BET Proteins and Nrf2: Studying their Interplay May Offer New Therapeutic Opportunities

by | May 14, 2018

In their “Hypothesis” article published in BioEssays, Nirmalya Chatterjee and Dirk Bohmann discuss the interplay between Nrf2 and BET proteins and the resultant implications for therapies targeting these proteins.

Nrf2, which stands for Nuclear factor (erythroid-derived 2)-like 2, is a transcription factor implicated in regulating antioxidant defenses. Under normal conditions, Nrf2 is bound to Keap1 sequestering the complex in the cytoplasm and leading to degradation of Nrf2. Oxidative stress prevents this Keap1-mediated degradation of Nrf2. Under such stress conditions, Nrf2 is therefore translocated to the nucleus where it subsequently induces protective gene expression programs.

One the one hand, Nrf2 signaling thus exerts anti-inflammatory effects, but on the other hand it can also promote the survival of cancer cells. In addition to Keap1, BET proteins are also able to inhibit Nrf2. These proteins are characterized by the presence of two bromodomains and an extra-terminal domain. In mammals, there are four BET proteins, namely Brd2 (Bromodomain-containing protein 2), Brd3, Brd4 and BrdT (Bromodomain testis-specific protein). Both BET proteins as well as Nrf2 are established drug targets, and small molecules exerting an effect on these proteins are currently tested in clinical trials.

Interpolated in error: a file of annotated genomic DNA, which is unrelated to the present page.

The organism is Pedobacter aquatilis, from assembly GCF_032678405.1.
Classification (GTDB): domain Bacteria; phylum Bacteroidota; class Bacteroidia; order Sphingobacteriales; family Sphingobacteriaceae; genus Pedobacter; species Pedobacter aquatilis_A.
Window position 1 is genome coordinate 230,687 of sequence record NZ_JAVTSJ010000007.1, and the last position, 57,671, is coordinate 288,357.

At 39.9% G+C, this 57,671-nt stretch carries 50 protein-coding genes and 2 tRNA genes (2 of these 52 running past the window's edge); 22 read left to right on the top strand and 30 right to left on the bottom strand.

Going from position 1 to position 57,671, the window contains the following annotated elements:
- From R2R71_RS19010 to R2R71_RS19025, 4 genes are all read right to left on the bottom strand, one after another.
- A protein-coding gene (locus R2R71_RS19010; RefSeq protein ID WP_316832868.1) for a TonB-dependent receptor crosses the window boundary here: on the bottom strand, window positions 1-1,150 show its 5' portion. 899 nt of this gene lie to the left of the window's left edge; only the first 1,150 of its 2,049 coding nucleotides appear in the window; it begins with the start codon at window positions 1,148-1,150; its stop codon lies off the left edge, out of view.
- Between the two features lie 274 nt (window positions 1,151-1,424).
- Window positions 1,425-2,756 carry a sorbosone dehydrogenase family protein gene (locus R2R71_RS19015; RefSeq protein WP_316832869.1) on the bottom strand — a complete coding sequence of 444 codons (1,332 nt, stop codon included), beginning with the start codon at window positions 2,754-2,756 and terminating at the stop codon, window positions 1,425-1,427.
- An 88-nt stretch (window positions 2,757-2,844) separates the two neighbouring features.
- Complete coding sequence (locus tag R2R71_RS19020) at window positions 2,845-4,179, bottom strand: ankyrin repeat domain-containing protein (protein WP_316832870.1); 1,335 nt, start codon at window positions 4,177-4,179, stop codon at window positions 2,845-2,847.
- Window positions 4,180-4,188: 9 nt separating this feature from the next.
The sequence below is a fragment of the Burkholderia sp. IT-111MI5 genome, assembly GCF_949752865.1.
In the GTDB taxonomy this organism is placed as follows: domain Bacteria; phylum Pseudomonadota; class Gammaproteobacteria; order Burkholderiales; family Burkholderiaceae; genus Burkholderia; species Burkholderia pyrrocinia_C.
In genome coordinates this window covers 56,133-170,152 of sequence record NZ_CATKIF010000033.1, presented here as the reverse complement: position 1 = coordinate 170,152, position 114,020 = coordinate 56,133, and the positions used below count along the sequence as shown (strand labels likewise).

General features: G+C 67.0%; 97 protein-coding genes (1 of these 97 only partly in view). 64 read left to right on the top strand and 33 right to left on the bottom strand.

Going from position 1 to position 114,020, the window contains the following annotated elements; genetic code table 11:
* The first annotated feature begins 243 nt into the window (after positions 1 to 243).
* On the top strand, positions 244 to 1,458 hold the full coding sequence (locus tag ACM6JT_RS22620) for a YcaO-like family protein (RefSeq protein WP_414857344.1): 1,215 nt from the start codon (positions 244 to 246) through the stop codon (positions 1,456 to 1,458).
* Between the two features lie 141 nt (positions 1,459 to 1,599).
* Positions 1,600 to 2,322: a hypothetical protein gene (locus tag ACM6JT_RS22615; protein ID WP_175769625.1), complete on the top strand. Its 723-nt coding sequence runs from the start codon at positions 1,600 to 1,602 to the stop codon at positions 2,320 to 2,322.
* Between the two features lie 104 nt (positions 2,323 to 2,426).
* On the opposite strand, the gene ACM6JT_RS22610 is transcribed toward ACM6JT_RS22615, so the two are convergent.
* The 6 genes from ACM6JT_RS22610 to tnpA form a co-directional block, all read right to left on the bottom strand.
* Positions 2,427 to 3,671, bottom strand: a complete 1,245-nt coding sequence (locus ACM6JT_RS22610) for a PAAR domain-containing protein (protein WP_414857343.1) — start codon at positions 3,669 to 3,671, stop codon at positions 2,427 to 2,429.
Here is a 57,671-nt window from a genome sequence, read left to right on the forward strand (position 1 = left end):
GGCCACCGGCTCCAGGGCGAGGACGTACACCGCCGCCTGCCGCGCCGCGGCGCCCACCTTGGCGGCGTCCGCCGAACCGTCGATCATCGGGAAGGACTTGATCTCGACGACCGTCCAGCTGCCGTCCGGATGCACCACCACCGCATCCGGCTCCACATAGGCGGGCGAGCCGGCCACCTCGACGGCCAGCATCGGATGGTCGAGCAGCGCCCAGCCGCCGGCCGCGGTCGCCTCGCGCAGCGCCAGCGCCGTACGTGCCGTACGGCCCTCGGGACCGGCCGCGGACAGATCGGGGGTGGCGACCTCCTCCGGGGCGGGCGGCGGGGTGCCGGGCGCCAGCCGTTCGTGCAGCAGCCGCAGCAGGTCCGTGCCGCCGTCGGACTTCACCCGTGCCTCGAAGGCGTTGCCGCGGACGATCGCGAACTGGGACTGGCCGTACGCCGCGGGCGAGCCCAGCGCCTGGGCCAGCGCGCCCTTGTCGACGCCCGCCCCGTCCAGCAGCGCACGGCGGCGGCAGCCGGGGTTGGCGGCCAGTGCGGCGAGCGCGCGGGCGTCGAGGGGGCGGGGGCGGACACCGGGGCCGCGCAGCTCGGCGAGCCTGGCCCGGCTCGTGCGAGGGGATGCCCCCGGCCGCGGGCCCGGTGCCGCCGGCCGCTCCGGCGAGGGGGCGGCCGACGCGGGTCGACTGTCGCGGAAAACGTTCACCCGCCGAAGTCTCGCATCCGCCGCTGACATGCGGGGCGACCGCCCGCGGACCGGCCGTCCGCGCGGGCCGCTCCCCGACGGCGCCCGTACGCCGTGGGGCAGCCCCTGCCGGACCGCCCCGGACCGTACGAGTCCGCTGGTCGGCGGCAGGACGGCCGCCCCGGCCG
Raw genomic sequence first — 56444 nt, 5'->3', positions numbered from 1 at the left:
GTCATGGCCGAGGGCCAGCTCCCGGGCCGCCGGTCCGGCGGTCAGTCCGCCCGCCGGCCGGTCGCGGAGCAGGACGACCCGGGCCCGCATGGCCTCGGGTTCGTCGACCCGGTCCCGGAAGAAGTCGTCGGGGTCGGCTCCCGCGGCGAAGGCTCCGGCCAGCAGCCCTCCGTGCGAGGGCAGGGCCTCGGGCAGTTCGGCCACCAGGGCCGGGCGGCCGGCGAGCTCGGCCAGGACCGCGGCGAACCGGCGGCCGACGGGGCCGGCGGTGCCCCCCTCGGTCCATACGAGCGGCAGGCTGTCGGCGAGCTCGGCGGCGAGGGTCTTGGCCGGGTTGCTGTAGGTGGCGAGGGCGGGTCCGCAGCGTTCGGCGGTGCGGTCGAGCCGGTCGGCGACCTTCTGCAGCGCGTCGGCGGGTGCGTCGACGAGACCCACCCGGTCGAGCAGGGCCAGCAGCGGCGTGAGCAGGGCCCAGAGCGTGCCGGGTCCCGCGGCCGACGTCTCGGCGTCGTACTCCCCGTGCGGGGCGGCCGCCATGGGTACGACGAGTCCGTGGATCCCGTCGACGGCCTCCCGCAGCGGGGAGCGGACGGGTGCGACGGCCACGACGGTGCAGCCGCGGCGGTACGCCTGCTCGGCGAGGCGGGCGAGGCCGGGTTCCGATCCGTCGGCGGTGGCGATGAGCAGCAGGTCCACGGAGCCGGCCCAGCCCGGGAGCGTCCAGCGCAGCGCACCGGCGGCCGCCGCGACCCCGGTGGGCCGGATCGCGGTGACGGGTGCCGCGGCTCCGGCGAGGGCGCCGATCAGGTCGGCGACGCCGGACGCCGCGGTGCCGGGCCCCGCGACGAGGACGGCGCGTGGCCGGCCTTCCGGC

In their review published in BioEssays, Nirmalya Chatterjee and Dirk Bohmann not only take a look the mechanistic interplay between Nrf2 and BET proteins but also at the implications of this interplay for the therapeutic effects of drugs acting on these proteins.

As discussed by the authors, the interaction between these proteins is implicated in various diseases. One such example is chronic obstructive pulmonary disease (COPD). This disease is characterized by a suppression of Nrf2 signaling, and several lines of evidence suggest that BET proteins contribute to the chronic inflammation seen in COPD. Cancer is another example. Both Nrf2 and BET proteins have been implicated in different types of cancer, for example in different subtypes of acute myeloid leukemia.

As shown in the figure below, the authors propose that a combinatorial therapy might be beneficial for disease treatment. In the case of inflammatory diseases, a combination of Keap1 inhibitors and BET protein inhibitors should be employed to suppress inflammation (see panel B). For cancer treatment, using BET inhibitors in combination with Nrf2 inhibitors seems to be most promising (see panel C).



Please also take a look at the “Idea to watch” by Steven Gray commenting on this “Hypothesis” article.